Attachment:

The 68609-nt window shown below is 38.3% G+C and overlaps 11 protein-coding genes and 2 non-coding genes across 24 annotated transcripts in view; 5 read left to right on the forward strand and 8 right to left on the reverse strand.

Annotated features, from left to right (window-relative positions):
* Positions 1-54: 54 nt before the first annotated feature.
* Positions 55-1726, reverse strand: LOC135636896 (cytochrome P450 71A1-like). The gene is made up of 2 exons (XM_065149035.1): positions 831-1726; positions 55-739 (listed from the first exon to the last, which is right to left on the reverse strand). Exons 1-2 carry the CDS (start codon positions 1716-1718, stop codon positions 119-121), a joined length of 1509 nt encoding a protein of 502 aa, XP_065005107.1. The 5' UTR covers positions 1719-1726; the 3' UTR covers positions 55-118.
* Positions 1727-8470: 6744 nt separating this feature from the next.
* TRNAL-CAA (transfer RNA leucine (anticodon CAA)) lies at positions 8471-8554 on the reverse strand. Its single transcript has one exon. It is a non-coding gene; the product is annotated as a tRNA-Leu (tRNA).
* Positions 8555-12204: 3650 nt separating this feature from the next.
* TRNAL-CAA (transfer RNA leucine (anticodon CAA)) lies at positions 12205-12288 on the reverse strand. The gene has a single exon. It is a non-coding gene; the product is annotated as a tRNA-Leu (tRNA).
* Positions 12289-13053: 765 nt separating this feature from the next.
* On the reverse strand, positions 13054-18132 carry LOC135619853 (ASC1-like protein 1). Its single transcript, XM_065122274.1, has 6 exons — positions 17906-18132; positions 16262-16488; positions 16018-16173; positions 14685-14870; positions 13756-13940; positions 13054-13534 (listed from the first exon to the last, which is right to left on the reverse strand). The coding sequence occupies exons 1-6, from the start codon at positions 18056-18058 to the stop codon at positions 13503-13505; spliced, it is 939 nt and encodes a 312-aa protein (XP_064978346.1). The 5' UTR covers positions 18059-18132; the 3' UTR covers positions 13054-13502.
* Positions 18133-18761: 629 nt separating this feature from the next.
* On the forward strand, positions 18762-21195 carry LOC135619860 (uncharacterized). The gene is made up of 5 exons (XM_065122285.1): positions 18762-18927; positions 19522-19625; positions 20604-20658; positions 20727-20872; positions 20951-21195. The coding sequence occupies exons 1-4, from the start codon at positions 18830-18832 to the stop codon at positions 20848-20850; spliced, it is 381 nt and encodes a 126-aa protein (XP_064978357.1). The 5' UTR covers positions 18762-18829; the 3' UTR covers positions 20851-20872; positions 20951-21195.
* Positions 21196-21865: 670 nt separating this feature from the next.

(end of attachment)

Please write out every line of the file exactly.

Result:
The 68609-nt window shown below is 38.3% G+C and overlaps 11 protein-coding genes and 2 non-coding genes across 24 annotated transcripts in view; 5 read left to right on the forward strand and 8 right to left on the reverse strand.

Annotated features, from left to right (window-relative positions):
* Positions 1-54: 54 nt before the first annotated feature.
* Positions 55-1726, reverse strand: LOC135636896 (cytochrome P450 71A1-like). The gene is made up of 2 exons (XM_065149035.1): positions 831-1726; positions 55-739 (listed from the first exon to the last, which is right to left on the reverse strand). Exons 1-2 carry the CDS (start codon positions 1716-1718, stop codon positions 119-121), a joined length of 1509 nt encoding a protein of 502 aa, XP_065005107.1. The 5' UTR covers positions 1719-1726; the 3' UTR covers positions 55-118.
* Positions 1727-8470: 6744 nt separating this feature from the next.
* TRNAL-CAA (transfer RNA leucine (anticodon CAA)) lies at positions 8471-8554 on the reverse strand. Its single transcript has one exon. It is a non-coding gene; the product is annotated as a tRNA-Leu (tRNA).
* Positions 8555-12204: 3650 nt separating this feature from the next.
* TRNAL-CAA (transfer RNA leucine (anticodon CAA)) lies at positions 12205-12288 on the reverse strand. The gene has a single exon. It is a non-coding gene; the product is annotated as a tRNA-Leu (tRNA).
* Positions 12289-13053: 765 nt separating this feature from the next.
* On the reverse strand, positions 13054-18132 carry LOC135619853 (ASC1-like protein 1). Its single transcript, XM_065122274.1, has 6 exons — positions 17906-18132; positions 16262-16488; positions 16018-16173; positions 14685-14870; positions 13756-13940; positions 13054-13534 (listed from the first exon to the last, which is right to left on the reverse strand). The coding sequence occupies exons 1-6, from the start codon at positions 18056-18058 to the stop codon at positions 13503-13505; spliced, it is 939 nt and encodes a 312-aa protein (XP_064978346.1). The 5' UTR covers positions 18059-18132; the 3' UTR covers positions 13054-13502.
* Positions 18133-18761: 629 nt separating this feature from the next.
* On the forward strand, positions 18762-21195 carry LOC135619860 (uncharacterized). The gene is made up of 5 exons (XM_065122285.1): positions 18762-18927; positions 19522-19625; positions 20604-20658; positions 20727-20872; positions 20951-21195. The coding sequence occupies exons 1-4, from the start codon at positions 18830-18832 to the stop codon at positions 20848-20850; spliced, it is 381 nt and encodes a 126-aa protein (XP_064978357.1). The 5' UTR covers positions 18762-18829; the 3' UTR covers positions 20851-20872; positions 20951-21195.
* Positions 21196-21865: 670 nt separating this feature from the next.